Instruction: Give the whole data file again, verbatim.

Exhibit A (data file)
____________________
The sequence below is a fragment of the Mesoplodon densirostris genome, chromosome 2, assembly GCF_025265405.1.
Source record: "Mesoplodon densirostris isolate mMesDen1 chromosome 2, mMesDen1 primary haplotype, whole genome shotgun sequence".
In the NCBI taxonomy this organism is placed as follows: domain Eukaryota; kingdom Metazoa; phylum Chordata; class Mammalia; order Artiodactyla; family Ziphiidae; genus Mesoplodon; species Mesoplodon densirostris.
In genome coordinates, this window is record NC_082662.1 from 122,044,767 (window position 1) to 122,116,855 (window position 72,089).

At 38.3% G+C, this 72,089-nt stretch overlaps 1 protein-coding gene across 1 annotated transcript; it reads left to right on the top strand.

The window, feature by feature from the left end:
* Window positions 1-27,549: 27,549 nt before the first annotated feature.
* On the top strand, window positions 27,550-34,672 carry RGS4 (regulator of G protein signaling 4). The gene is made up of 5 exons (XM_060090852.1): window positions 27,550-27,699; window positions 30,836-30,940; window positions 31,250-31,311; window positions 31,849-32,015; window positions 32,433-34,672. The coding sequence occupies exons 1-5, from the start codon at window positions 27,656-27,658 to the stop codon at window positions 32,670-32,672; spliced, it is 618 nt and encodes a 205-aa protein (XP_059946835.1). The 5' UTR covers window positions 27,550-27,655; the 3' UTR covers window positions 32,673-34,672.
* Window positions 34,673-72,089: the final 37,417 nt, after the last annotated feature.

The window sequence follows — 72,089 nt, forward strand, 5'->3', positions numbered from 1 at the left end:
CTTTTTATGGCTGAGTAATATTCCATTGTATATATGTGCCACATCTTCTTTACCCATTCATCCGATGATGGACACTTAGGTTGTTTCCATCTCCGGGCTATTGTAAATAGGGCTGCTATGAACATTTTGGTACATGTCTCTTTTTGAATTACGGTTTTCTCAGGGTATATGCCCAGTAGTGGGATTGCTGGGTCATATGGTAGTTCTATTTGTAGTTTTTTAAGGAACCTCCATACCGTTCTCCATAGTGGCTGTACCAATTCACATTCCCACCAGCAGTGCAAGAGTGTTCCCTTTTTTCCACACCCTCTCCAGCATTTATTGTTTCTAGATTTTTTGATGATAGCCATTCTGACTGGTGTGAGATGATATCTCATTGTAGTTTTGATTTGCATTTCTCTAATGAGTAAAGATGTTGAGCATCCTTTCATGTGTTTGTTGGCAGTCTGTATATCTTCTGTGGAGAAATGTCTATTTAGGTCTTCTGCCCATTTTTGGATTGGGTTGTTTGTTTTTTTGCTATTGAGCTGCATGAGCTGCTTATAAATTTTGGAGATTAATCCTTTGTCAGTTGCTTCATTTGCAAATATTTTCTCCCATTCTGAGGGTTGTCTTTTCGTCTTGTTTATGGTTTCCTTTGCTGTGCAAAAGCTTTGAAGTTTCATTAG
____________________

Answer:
The sequence below is a fragment of the Mesoplodon densirostris genome, chromosome 2, assembly GCF_025265405.1.
Source record: "Mesoplodon densirostris isolate mMesDen1 chromosome 2, mMesDen1 primary haplotype, whole genome shotgun sequence".
In the NCBI taxonomy this organism is placed as follows: domain Eukaryota; kingdom Metazoa; phylum Chordata; class Mammalia; order Artiodactyla; family Ziphiidae; genus Mesoplodon; species Mesoplodon densirostris.
In genome coordinates, this window is record NC_082662.1 from 122,044,767 (window position 1) to 122,116,855 (window position 72,089).

At 38.3% G+C, this 72,089-nt stretch overlaps 1 protein-coding gene across 1 annotated transcript; it reads left to right on the top strand.

The window, feature by feature from the left end:
* Window positions 1-27,549: 27,549 nt before the first annotated feature.
* On the top strand, window positions 27,550-34,672 carry RGS4 (regulator of G protein signaling 4). The gene is made up of 5 exons (XM_060090852.1): window positions 27,550-27,699; window positions 30,836-30,940; window positions 31,250-31,311; window positions 31,849-32,015; window positions 32,433-34,672. The coding sequence occupies exons 1-5, from the start codon at window positions 27,656-27,658 to the stop codon at window positions 32,670-32,672; spliced, it is 618 nt and encodes a 205-aa protein (XP_059946835.1). The 5' UTR covers window positions 27,550-27,655; the 3' UTR covers window positions 32,673-34,672.
* Window positions 34,673-72,089: the final 37,417 nt, after the last annotated feature.

The window sequence follows — 72,089 nt, forward strand, 5'->3', positions numbered from 1 at the left end:
CTTTTTATGGCTGAGTAATATTCCATTGTATATATGTGCCACATCTTCTTTACCCATTCATCCGATGATGGACACTTAGGTTGTTTCCATCTCCGGGCTATTGTAAATAGGGCTGCTATGAACATTTTGGTACATGTCTCTTTTTGAATTACGGTTTTCTCAGGGTATATGCCCAGTAGTGGGATTGCTGGGTCATATGGTAGTTCTATTTGTAGTTTTTTAAGGAACCTCCATACCGTTCTCCATAGTGGCTGTACCAATTCACATTCCCACCAGCAGTGCAAGAGTGTTCCCTTTTTTCCACACCCTCTCCAGCATTTATTGTTTCTAGATTTTTTGATGATAGCCATTCTGACTGGTGTGAGATGATATCTCATTGTAGTTTTGATTTGCATTTCTCTAATGAGTAAAGATGTTGAGCATCCTTTCATGTGTTTGTTGGCAGTCTGTATATCTTCTGTGGAGAAATGTCTATTTAGGTCTTCTGCCCATTTTTGGATTGGGTTGTTTGTTTTTTTGCTATTGAGCTGCATGAGCTGCTTATAAATTTTGGAGATTAATCCTTTGTCAGTTGCTTCATTTGCAAATATTTTCTCCCATTCTGAGGGTTGTCTTTTCGTCTTGTTTATGGTTTCCTTTGCTGTGCAAAAGCTTTGAAGTTTCATTAG